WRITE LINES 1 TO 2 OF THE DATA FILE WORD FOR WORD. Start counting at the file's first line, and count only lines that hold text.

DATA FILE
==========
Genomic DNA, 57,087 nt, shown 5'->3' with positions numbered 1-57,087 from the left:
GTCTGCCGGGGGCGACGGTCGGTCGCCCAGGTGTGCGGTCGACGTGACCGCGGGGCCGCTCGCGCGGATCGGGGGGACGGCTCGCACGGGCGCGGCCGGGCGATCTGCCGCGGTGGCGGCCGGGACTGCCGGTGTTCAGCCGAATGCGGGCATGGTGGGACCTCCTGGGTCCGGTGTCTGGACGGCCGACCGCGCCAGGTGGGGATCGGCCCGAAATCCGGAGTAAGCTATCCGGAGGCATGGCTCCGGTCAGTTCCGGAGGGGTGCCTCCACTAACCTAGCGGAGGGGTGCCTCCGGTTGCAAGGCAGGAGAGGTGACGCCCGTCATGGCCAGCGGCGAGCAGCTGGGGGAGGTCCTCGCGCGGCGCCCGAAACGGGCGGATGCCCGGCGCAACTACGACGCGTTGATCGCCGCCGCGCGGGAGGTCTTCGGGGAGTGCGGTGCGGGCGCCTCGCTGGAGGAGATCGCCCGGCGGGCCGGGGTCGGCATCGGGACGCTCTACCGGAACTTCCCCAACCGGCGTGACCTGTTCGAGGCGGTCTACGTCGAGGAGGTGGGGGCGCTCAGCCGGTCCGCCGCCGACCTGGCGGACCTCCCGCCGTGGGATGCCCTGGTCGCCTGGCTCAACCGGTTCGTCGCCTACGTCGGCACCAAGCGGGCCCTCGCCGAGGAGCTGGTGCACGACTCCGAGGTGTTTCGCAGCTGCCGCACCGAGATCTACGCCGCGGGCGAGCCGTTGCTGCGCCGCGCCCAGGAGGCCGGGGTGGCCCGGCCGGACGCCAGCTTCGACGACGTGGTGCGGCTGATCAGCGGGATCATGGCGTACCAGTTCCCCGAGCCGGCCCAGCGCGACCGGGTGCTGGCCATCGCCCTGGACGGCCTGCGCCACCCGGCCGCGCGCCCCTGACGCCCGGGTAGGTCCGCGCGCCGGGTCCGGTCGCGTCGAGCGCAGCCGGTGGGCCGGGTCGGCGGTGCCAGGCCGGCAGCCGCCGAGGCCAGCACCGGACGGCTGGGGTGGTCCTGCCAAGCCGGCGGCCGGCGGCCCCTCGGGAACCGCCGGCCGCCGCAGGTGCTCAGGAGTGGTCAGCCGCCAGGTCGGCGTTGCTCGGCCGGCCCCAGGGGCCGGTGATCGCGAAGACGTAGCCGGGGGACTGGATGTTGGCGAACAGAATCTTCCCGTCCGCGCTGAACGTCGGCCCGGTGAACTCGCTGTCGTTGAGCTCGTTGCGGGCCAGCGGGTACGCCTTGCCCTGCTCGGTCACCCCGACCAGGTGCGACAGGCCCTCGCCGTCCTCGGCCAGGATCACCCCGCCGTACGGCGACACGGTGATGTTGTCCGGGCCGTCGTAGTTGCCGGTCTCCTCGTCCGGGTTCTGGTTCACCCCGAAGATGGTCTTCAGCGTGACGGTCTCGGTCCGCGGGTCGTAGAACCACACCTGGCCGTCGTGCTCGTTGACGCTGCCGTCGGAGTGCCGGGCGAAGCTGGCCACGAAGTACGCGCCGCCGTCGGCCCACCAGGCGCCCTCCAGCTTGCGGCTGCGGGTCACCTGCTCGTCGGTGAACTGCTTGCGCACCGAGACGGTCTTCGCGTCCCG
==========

Genomic DNA, 57,087 nt, shown 5'->3' with positions numbered 1-57,087 from the left:
GTCTGCCGGGGGCGACGGTCGGTCGCCCAGGTGTGCGGTCGACGTGACCGCGGGGCCGCTCGCGCGGATCGGGGGGACGGCTCGCACGGGCGCGGCCGGGCGATCTGCCGCGGTGGCGGCCGGGACTGCCGGTGTTCAGCCGAATGCGGGCATGGTGGGACCTCCTGGGTCCGGTGTCTGGACGGCCGACCGCGCCAGGTGGGGATCGGCCCGAAATCCGGAGTAAGCTATCCGGAGGCATGGCTCCGGTCAGTTCCGGAGGGGTGCCTCCACTAACCTAGCGGAGGGGTGCCTCCGGTTGCAAGGCAGGAGAGGTGACGCCCGTCATGGCCAGCGGCGAGCAGCTGGGGGAGGTCCTCGCGCGGCGCCCGAAACGGGCGGATGCCCGGCGCAACTACGACGCGTTGATCGCCGCCGCGCGGGAGGTCTTCGGGGAGTGCGGTGCGGGCGCCTCGCTGGAGGAGATCGCCCGGCGGGCCGGGGTCGGCATCGGGACGCTCTACCGGAACTTCCCCAACCGGCGTGACCTGTTCGAGGCGGTCTACGTCGAGGAGGTGGGGGCGCTCAGCCGGTCCGCCGCCGACCTGGCGGACCTCCCGCCGTGGGATGCCCTGGTCGCCTGGCTCAACCGGTTCGTCGCCTACGTCGGCACCAAGCGGGCCCTCGCCGAGGAGCTGGTGCACGACTCCGAGGTGTTTCGCAGCTGCCGCACCGAGATCTACGCCGCGGGCGAGCCGTTGCTGCGCCGCGCCCAGGAGGCCGGGGTGGCCCGGCCGGACGCCAGCTTCGACGACGTGGTGCGGCTGATCAGCGGGATCATGGCGTACCAGTTCCCCGAGCCGGCCCAGCGCGACCGGGTGCTGGCCATCGCCCTGGACGGCCTGCGCCACCCGGCCGCGCGCCCCTGACGCCCGGGTAGGTCCGCGCGCCGGGTCCGGTCGCGTCGAGCGCAGCCGGTGGGCCGGGTCGGCGGTGCCAGGCCGGCAGCCGCCGAGGCCAGCACCGGACGGCTGGGGTGGTCCTGCCAAGCCGGCGGCCGGCGGCCCCTCGGGAACCGCCGGCCGCCGCAGGTGCTCAGGAGTGGTCAGCCGCCAGGTCGGCGTTGCTCGGCCGGCCCCAGGGGCCGGTGATCGCGAAGACGTAGCCGGGGGACTGGATGTTGGCGAACAGAATCTTCCCGTCCGCGCTGAACGTCGGCCCGGTGAACTCGCTGTCGTTGAGCTCGTTGCGGGCCAGCGGGTACGCCTTGCCCTGCTCGGTCACCCCGACCAGGTGCGACAGGCCCTCGCCGTCCTCGGCCAGGATCACCCCGCCGTACGGCGACACGGTGATGTTGTCCGGGCCGTCGTAGTTGCCGGTCTCCTCGTCCGGGTTCTGGTTCACCCCGAAGATGGTCTTCAGCGTGACGGTCTCGGTCCGCGGGTCGTAGAACCACACCTGGCCGTCGTGCTCGTTGACGCTGCCGTCGGAGTGCCGGGCGAAGCTGGCCACGAAGTACGCGCCGCCGTCGGCCCACCAGGCGCCCTCCAGCTTGCGGCTGCGGGTCACCTGCTCGTCGGTGAACTGCTTGCGCACCGAGACGGTCTTCGCGTCCCG